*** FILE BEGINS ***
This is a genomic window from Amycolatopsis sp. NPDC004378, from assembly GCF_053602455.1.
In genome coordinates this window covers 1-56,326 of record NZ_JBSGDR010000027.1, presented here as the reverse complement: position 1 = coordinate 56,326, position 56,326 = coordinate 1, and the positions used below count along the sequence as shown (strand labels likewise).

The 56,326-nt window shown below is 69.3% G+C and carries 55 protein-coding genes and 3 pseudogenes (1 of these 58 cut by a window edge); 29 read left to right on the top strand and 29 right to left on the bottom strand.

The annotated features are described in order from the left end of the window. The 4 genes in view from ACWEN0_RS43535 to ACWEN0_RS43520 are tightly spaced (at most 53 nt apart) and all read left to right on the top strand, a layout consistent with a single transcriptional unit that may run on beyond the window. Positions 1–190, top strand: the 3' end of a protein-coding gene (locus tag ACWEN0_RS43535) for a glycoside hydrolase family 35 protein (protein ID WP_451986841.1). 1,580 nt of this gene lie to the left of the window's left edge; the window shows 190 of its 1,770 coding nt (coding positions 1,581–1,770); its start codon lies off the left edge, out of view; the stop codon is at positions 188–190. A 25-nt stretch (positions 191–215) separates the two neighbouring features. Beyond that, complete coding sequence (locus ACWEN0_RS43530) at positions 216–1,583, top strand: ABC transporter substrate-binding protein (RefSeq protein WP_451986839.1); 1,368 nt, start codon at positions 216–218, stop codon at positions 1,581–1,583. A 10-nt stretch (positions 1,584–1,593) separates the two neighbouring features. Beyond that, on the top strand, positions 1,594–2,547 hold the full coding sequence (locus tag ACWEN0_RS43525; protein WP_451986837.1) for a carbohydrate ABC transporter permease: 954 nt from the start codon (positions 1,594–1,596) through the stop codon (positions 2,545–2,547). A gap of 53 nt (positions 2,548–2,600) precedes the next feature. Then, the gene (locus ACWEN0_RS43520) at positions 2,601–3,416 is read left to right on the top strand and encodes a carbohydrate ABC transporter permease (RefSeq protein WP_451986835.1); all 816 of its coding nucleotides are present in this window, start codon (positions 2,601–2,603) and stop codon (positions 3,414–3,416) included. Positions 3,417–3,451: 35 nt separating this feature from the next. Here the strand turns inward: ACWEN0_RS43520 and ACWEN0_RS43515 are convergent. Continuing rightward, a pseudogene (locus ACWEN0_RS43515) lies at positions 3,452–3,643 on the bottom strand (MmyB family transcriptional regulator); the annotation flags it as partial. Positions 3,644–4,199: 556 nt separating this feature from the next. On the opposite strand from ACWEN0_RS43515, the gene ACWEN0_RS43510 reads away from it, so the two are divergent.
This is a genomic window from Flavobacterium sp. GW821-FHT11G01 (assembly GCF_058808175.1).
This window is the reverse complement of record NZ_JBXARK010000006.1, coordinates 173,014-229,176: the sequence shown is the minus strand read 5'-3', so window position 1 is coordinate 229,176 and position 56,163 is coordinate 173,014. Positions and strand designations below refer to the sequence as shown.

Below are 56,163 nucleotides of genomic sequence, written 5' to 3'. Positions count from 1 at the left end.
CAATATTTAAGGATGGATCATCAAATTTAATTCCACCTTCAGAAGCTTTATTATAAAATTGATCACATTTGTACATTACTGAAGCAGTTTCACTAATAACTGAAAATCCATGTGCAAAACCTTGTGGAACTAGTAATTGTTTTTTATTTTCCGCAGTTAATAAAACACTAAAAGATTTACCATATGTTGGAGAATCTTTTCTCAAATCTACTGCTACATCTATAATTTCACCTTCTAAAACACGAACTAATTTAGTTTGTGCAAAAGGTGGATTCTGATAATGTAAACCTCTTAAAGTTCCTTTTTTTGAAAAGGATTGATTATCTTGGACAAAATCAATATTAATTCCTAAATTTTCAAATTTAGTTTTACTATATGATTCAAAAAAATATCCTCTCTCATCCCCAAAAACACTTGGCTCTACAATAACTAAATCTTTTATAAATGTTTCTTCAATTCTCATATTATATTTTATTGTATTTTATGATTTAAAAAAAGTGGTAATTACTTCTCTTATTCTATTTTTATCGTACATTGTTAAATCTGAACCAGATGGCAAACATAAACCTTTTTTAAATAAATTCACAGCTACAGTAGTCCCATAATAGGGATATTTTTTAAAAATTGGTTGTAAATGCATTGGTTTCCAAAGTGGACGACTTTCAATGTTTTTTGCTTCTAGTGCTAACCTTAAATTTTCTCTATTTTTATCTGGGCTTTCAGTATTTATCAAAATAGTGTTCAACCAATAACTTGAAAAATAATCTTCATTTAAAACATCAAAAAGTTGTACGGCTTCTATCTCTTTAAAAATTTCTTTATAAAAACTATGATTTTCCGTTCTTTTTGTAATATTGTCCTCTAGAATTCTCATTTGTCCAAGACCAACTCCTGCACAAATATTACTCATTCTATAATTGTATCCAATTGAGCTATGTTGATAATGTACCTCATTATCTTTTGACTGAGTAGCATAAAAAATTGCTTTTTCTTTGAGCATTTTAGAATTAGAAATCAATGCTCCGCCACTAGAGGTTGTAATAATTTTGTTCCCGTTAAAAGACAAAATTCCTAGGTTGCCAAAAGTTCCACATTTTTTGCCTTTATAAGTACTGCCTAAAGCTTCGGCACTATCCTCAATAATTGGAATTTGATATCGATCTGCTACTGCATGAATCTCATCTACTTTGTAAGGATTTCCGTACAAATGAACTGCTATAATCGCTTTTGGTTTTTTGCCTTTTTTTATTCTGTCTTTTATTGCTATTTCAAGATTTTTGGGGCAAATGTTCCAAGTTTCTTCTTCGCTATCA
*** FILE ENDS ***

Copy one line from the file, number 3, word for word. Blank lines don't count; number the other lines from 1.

The 56,326-nt window shown below is 69.3% G+C and carries 55 protein-coding genes and 3 pseudogenes (1 of these 58 cut by a window edge); 29 read left to right on the top strand and 29 right to left on the bottom strand.